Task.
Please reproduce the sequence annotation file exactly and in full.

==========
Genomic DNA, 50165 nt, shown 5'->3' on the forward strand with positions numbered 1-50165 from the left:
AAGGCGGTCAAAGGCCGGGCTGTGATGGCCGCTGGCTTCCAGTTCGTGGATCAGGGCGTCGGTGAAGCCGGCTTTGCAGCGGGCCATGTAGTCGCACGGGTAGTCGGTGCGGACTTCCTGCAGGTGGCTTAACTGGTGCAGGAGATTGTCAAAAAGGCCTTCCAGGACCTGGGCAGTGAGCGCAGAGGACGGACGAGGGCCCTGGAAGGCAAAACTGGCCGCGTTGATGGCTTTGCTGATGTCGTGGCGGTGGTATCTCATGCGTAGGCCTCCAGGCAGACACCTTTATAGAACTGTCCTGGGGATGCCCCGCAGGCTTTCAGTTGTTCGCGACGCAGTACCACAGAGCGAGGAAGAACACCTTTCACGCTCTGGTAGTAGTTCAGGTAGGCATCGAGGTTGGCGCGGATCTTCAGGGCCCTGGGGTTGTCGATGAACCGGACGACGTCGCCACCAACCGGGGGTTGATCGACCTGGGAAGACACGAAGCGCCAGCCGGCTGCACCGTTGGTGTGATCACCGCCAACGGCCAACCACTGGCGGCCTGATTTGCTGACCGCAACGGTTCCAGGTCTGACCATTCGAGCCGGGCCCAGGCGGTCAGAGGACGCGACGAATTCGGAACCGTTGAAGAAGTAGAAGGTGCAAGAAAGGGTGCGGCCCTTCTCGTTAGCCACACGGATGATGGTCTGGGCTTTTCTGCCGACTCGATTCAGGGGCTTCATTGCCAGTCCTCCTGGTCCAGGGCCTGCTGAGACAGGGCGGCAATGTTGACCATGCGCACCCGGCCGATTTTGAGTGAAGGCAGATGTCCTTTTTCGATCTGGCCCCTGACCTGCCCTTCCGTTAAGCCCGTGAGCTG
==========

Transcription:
Genomic DNA, 50165 nt, shown 5'->3' on the forward strand with positions numbered 1-50165 from the left:
AAGGCGGTCAAAGGCCGGGCTGTGATGGCCGCTGGCTTCCAGTTCGTGGATCAGGGCGTCGGTGAAGCCGGCTTTGCAGCGGGCCATGTAGTCGCACGGGTAGTCGGTGCGGACTTCCTGCAGGTGGCTTAACTGGTGCAGGAGATTGTCAAAAAGGCCTTCCAGGACCTGGGCAGTGAGCGCAGAGGACGGACGAGGGCCCTGGAAGGCAAAACTGGCCGCGTTGATGGCTTTGCTGATGTCGTGGCGGTGGTATCTCATGCGTAGGCCTCCAGGCAGACACCTTTATAGAACTGTCCTGGGGATGCCCCGCAGGCTTTCAGTTGTTCGCGACGCAGTACCACAGAGCGAGGAAGAACACCTTTCACGCTCTGGTAGTAGTTCAGGTAGGCATCGAGGTTGGCGCGGATCTTCAGGGCCCTGGGGTTGTCGATGAACCGGACGACGTCGCCACCAACCGGGGGTTGATCGACCTGGGAAGACACGAAGCGCCAGCCGGCTGCACCGTTGGTGTGATCACCGCCAACGGCCAACCACTGGCGGCCTGATTTGCTGACCGCAACGGTTCCAGGTCTGACCATTCGAGCCGGGCCCAGGCGGTCAGAGGACGCGACGAATTCGGAACCGTTGAAGAAGTAGAAGGTGCAAGAAAGGGTGCGGCCCTTCTCGTTAGCCACACGGATGATGGTCTGGGCTTTTCTGCCGACTCGATTCAGGGGCTTCATTGCCAGTCCTCCTGGTCCAGGGCCTGCTGAGACAGGGCGGCAATGTTGACCATGCGCACCCGGCCGATTTTGAGTGAAGGCAGATGTCCTTTTTCGATCTGGCCCCTGACCTGCCCTTCCGTTAAGCCCGTGAGCTG